BOOK REVIEW - Chaos Monkeys : Inside the Silicon Valley Money Machine - Antonio Garcia Martinez

I’m not a techie - I use a minimal amount of my smartphone’s many capabilities and survived the introduction of major technology into my chosen career with a bit of luck and much help from friends and colleagues – but I am interested in the business of technology. That’s to say, how the introduction of electronic technology has transformed industries I’ve known and worked in and how it has introduced new businesses I couldn’t have dreamt of when I began my working life. I know (or knew) little about Silicon Valley, other than an awareness that it’s the home of mega-companies such as Facebook, Google and Apple. So this ‘insider’ exposé, from a man who had worked his way up the ladder from launching his own start-up company to holding a prominent role at Facebook, seemed like the ideal place to commence my education.

Antonio Garcia Martinez quit his PhD studies in Physics to earn some lucre working for Goldman Sachs. His job was to model prices for credit derivatives (he explained this but I’d have to say it flew way over my head). After becoming disillusioned with banking he used his skill set to set up a new technology company in the field of advertising and after it’s sale to Twitter he took up a role within the Facebook hierarchy. By this stage he’d developed some expertise in linking data streams (e.g. Facebook’s own knowledge of it’s members and their personal internet browsing history) with which he hoped to leverage monetisation of the business through the improved ability to supply a more focused advertising approach. Well, that’s my own interpretation/understanding of what he was trying to achieve – in truth, one downside of this book is that there is a lot of technical language here with dozens of acronyms thrown in for good measure and consequently I’m sure his own one-liner on this would be much more colourful.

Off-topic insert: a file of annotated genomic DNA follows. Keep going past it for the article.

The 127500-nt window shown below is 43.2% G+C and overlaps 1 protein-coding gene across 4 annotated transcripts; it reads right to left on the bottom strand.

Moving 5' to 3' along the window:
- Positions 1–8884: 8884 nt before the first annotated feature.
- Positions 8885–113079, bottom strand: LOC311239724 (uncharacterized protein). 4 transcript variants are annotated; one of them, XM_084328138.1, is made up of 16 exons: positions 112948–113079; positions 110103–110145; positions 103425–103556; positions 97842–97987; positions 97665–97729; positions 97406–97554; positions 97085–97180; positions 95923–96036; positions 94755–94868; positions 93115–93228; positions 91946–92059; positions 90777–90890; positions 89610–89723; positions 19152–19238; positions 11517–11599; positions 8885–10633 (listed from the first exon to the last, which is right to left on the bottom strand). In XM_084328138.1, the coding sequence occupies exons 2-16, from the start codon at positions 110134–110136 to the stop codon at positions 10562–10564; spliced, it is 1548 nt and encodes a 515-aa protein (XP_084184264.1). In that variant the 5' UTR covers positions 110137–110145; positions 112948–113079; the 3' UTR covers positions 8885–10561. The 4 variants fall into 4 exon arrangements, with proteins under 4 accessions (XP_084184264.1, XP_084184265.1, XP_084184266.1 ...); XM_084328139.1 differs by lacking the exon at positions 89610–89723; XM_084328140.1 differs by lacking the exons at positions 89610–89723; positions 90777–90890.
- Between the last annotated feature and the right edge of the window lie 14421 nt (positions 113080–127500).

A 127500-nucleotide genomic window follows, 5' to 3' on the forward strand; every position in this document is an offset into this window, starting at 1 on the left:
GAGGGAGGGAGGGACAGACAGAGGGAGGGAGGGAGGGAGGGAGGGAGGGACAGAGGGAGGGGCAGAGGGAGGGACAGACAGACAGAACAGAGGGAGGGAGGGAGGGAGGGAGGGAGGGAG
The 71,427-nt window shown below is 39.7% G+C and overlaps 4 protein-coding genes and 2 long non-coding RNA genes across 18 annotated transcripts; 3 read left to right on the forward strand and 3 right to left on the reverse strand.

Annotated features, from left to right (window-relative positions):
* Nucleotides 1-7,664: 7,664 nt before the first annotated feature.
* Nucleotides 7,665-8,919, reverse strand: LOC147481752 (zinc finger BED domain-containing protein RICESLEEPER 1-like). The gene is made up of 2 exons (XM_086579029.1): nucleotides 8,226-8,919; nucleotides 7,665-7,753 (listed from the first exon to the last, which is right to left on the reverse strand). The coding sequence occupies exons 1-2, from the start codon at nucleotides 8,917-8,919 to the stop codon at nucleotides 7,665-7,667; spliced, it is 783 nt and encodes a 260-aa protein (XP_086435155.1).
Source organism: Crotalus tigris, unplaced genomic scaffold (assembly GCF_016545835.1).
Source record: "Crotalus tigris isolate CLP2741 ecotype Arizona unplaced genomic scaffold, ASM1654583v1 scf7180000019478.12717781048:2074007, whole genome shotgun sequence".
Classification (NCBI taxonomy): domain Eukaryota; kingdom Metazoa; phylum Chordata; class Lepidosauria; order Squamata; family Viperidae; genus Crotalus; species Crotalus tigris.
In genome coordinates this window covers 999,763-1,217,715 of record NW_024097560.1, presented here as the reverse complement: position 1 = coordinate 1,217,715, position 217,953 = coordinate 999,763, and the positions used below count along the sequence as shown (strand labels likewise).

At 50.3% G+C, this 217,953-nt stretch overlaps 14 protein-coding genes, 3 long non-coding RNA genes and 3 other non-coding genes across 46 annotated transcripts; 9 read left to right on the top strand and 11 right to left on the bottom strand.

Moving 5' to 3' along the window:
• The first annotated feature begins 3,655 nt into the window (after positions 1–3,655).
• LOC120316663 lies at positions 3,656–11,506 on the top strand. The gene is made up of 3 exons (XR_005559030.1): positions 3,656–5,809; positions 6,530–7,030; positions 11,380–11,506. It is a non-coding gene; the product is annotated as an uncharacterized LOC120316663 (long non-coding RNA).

Aside from this, there is a good deal of interesting insight here. For instance, how new technology businesses are typically funded and how the entrepreneurs are ultimately rewarded for their efforts is explained in some detail. Also, the way in which online advertising has become increasingly targeted to individuals is brought to life. This is good stuff and it’s interspersed with the account of the author’s own life and experiences, though there’s not a lot on Martinez’s life outside of work simply because there wasn’t much life outside of his work. It’s clear that if you’re going to be a success in Silicon Valley then work is your life! There are some humorous moments too, but in truth these are few and far between.

Possibly the most interesting section for me was where he lifted the lid on the culture inside of Facebook. For instance, I didn’t know that meals were (and maybe still are) provided free to all workers - either as purely benevolent act on the part of the company or possibly to remove a reason for workers to head home or outside of the workplace for their next refuelling stop. And in the eager push to land new projects mantras such as ‘done is better than good’ and ‘perfect is the enemy of good’ were thrown about with abandon. 

Overall I enjoyed my time with this book. I do think that the tech-savvy reader/listener will extract more than I was able from this account but there was certainly enough here for non-techies like me too.